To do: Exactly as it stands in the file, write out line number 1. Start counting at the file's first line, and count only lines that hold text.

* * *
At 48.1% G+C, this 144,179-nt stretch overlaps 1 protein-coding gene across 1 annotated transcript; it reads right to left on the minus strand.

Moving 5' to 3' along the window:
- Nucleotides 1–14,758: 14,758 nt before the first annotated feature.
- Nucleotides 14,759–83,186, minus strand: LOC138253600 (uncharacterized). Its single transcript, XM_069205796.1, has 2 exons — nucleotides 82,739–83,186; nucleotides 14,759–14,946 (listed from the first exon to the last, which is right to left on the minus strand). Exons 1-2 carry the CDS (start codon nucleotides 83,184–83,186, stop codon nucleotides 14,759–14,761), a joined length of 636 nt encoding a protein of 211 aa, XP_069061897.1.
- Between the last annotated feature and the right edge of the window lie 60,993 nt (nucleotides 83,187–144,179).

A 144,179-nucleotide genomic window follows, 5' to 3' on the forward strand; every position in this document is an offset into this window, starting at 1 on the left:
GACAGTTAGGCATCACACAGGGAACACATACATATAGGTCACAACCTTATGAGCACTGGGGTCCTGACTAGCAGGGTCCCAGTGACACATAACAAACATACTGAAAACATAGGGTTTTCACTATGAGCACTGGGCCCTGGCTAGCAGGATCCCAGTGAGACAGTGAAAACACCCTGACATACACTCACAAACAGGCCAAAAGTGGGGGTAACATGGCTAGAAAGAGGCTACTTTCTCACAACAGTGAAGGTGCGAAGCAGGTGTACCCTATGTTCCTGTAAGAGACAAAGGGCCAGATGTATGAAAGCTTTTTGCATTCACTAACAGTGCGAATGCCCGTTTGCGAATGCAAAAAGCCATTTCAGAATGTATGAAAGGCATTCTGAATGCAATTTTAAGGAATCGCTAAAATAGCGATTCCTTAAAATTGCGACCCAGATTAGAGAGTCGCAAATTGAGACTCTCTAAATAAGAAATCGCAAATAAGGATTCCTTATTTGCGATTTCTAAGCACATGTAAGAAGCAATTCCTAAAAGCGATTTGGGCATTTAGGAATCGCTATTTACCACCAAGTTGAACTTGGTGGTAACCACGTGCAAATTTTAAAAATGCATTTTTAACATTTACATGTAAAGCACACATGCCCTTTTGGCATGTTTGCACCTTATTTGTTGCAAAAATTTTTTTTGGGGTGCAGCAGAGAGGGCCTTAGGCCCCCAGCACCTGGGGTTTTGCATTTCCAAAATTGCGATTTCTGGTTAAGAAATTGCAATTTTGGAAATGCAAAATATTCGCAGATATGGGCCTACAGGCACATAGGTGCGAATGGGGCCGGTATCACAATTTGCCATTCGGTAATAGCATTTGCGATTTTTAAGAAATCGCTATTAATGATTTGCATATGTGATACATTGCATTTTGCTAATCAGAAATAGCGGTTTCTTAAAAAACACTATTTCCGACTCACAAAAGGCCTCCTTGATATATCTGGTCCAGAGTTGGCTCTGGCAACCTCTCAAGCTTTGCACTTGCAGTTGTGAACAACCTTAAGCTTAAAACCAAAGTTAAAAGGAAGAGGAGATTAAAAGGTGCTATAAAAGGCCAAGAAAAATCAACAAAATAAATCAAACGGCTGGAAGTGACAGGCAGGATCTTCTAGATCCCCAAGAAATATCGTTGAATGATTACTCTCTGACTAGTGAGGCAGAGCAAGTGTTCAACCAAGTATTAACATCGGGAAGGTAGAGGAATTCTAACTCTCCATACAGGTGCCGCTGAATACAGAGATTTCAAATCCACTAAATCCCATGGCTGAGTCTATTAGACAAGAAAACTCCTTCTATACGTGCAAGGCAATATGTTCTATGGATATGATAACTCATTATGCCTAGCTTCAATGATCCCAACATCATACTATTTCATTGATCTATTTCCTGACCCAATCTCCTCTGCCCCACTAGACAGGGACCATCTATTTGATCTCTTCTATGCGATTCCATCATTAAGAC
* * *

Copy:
At 48.1% G+C, this 144,179-nt stretch overlaps 1 protein-coding gene across 1 annotated transcript; it reads right to left on the minus strand.